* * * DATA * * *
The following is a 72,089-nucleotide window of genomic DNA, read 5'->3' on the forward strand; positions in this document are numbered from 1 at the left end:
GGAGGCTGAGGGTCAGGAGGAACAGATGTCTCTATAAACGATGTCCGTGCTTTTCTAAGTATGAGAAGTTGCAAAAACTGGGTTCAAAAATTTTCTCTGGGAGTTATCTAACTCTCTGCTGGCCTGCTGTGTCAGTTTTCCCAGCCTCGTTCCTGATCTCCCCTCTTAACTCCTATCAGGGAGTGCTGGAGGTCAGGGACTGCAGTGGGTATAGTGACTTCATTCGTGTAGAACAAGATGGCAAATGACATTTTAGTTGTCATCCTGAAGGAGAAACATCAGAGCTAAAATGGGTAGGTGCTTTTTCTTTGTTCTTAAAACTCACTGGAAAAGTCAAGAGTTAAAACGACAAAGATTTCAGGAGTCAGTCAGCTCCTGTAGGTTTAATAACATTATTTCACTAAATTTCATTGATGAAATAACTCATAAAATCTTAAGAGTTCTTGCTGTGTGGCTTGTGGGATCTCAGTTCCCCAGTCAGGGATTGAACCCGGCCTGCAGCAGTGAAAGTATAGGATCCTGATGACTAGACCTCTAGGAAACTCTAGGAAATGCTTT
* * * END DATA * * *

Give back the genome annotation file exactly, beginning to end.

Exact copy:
The following is a 72,089-nucleotide window of genomic DNA, read 5'->3' on the forward strand; positions in this document are numbered from 1 at the left end:
GGAGGCTGAGGGTCAGGAGGAACAGATGTCTCTATAAACGATGTCCGTGCTTTTCTAAGTATGAGAAGTTGCAAAAACTGGGTTCAAAAATTTTCTCTGGGAGTTATCTAACTCTCTGCTGGCCTGCTGTGTCAGTTTTCCCAGCCTCGTTCCTGATCTCCCCTCTTAACTCCTATCAGGGAGTGCTGGAGGTCAGGGACTGCAGTGGGTATAGTGACTTCATTCGTGTAGAACAAGATGGCAAATGACATTTTAGTTGTCATCCTGAAGGAGAAACATCAGAGCTAAAATGGGTAGGTGCTTTTTCTTTGTTCTTAAAACTCACTGGAAAAGTCAAGAGTTAAAACGACAAAGATTTCAGGAGTCAGTCAGCTCCTGTAGGTTTAATAACATTATTTCACTAAATTTCATTGATGAAATAACTCATAAAATCTTAAGAGTTCTTGCTGTGTGGCTTGTGGGATCTCAGTTCCCCAGTCAGGGATTGAACCCGGCCTGCAGCAGTGAAAGTATAGGATCCTGATGACTAGACCTCTAGGAAACTCTAGGAAATGCTTT